Dictionary of Real People and Places in Fiction
De M. C. Rintoul
Publié par Taylor & Francis, 1993
1184 pages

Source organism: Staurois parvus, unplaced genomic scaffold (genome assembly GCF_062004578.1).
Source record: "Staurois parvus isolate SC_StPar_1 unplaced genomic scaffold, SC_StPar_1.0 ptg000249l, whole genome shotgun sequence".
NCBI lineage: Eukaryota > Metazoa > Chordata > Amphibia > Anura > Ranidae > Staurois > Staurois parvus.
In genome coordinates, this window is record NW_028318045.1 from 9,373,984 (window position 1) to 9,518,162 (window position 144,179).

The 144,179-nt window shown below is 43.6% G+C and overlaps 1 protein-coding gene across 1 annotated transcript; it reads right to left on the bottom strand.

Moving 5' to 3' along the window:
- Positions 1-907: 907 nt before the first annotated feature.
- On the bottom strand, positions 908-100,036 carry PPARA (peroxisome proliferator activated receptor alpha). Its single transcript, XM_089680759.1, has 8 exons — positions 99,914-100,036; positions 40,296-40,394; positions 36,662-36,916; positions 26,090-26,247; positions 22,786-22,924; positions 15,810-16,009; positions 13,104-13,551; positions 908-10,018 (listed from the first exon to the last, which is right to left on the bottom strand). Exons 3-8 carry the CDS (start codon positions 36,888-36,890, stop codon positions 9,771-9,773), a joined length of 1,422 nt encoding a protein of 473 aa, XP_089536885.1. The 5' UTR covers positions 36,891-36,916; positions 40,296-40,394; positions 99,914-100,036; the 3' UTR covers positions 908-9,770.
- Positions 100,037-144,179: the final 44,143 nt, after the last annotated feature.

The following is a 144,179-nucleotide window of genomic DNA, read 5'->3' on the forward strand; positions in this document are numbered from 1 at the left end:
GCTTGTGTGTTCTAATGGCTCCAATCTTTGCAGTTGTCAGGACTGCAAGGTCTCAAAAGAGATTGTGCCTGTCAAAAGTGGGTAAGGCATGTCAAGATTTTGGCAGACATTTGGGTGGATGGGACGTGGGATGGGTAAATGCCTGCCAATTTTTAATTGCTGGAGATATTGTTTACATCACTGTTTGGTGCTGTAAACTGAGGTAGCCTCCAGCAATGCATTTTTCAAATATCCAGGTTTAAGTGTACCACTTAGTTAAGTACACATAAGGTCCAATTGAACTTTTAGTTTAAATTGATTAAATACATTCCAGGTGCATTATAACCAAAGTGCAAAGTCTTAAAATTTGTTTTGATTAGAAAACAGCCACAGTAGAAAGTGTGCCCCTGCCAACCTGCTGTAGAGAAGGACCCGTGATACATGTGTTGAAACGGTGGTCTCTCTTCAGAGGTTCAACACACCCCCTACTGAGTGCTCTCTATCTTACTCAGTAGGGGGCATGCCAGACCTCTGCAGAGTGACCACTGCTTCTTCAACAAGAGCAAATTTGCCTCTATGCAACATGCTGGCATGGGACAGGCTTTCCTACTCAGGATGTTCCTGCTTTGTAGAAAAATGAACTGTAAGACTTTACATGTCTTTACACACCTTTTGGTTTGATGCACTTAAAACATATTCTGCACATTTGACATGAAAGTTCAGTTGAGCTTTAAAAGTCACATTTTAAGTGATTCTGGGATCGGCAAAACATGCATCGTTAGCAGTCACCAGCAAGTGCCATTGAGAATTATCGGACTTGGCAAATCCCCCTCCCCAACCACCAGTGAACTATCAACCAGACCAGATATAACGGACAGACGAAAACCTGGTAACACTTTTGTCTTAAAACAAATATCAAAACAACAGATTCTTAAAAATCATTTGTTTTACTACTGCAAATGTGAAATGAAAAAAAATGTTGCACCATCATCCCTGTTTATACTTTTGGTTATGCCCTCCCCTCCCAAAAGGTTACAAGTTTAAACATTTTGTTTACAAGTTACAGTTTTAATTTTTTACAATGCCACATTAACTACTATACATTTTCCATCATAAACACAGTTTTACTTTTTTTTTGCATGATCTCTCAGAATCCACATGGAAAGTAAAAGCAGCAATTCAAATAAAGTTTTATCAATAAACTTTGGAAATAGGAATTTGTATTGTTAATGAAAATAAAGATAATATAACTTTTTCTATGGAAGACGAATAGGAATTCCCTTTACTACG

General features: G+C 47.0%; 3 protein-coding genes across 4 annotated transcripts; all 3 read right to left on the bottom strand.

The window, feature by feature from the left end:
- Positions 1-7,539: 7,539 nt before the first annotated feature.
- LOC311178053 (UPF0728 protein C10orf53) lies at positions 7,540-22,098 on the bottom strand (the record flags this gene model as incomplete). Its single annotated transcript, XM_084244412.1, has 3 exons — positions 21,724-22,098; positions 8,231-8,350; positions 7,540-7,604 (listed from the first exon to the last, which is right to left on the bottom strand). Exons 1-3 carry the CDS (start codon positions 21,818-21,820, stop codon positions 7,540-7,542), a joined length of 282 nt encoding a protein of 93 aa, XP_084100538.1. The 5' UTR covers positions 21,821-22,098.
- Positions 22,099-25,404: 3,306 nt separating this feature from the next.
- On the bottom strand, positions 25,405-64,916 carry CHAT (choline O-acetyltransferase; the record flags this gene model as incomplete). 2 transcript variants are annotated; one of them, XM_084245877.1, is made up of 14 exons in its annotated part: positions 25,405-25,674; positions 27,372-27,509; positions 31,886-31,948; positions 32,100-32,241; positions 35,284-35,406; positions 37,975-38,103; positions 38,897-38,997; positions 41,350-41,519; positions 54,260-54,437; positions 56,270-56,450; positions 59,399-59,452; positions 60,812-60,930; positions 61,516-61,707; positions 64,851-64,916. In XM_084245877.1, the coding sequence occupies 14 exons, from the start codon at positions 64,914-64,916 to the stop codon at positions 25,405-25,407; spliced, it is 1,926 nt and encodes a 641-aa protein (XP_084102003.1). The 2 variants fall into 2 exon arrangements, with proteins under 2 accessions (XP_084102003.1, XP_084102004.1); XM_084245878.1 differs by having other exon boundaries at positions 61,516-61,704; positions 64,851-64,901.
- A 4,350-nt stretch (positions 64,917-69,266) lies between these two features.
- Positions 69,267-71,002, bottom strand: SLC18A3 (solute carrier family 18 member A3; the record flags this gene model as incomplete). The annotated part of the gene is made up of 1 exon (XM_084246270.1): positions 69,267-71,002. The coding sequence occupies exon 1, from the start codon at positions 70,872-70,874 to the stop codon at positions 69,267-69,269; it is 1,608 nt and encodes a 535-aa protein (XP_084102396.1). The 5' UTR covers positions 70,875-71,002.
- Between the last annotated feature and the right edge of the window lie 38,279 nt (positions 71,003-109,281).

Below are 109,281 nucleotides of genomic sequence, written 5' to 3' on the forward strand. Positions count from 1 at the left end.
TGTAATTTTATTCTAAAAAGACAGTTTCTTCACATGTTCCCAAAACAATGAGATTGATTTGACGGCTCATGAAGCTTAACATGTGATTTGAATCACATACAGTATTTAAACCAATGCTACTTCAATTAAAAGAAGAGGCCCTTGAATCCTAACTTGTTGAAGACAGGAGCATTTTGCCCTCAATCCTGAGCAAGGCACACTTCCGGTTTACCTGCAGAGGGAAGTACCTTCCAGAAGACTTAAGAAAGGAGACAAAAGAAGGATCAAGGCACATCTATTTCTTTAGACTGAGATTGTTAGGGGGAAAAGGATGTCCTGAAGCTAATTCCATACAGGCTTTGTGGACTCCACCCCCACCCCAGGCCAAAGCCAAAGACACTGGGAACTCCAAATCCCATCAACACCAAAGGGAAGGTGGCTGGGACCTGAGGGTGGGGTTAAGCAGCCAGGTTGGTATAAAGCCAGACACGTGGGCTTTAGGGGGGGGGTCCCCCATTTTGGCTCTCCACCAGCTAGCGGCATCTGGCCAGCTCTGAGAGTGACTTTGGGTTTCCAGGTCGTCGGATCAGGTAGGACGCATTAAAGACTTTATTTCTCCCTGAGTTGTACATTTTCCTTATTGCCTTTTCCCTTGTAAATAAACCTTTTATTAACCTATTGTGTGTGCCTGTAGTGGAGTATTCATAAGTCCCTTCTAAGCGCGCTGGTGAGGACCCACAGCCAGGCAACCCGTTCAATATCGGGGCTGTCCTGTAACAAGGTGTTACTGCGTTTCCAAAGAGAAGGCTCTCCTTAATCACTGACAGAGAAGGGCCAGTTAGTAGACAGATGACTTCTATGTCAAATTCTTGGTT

Fascinating and reliable, the Dictionary of Real People and Places in Fictionis an illuminating source for all students and teachers of literature, and for all those interested in uncovering the facts behind the fiction they read. In a single, scholarly volume, it provides intriguing insight into the influences upon over 300 authors by revealing the real identity of "fictional" people and places in American and British novels published in the nineteenth and twentieth centuries. Carefully and extensively researched by M.C. Rintoul, it contains several thousand identifications rooted in sound scholarship far removed from gossipy speculation. All the identifications are based on published statements in sources as varied as diaries, collected letters, journals, biographies and autobiographies, and newspapers. This valuable compilation of previously uncollected material makes the Dictionary of Real People and Places in Fictiona thorough and useful source. The dictionary is composed of three sections, each one alphabetically arranged and each one, in effect, acting as an index to the other two. In the first,Author Index, each author whose works are covered in the dictionary has an entry in which, work by work, the names of fictional characters and places and their real-life equivalents are given. A sampling of the authors included are Jane Austen, Saul Bellow, Lewis Carroll, Joseph Conrad, Charles Dickens, Elizabeth Gaskell, James Joyce, Rudyard Kipling, Gertrude Stein, and William Thackeray. In the second,Real Name Index, each fictional character and place is listed with its real-life equivalent and an excerpt from the substantiating source. Some examples of fictional characters listed in the dictionary include: Heathcliff in Wuthering Heights, Charlotte Bartlett inA Room with a View, Ursula Brangwen in The Rainbowand Lord Marchmain in Brideshead Revisited. In the third,Fictional Indexeach fictional name is given, with the author and work in which it appears and a cross-reference to the real-life person or place. The following are some of the real-life people paired with the novel they are fictionalized in: Ezra Pound inBid Me to Live, Vita Sackville-West inThe Flower Beneath theFoot, John Dos Passos inThe Sun Also Risesand Percy Bysshe Shelley inThe Aspern Papers. This book will be read and referred to by students and teachers of English literature, as well as literary biography enthusiasts.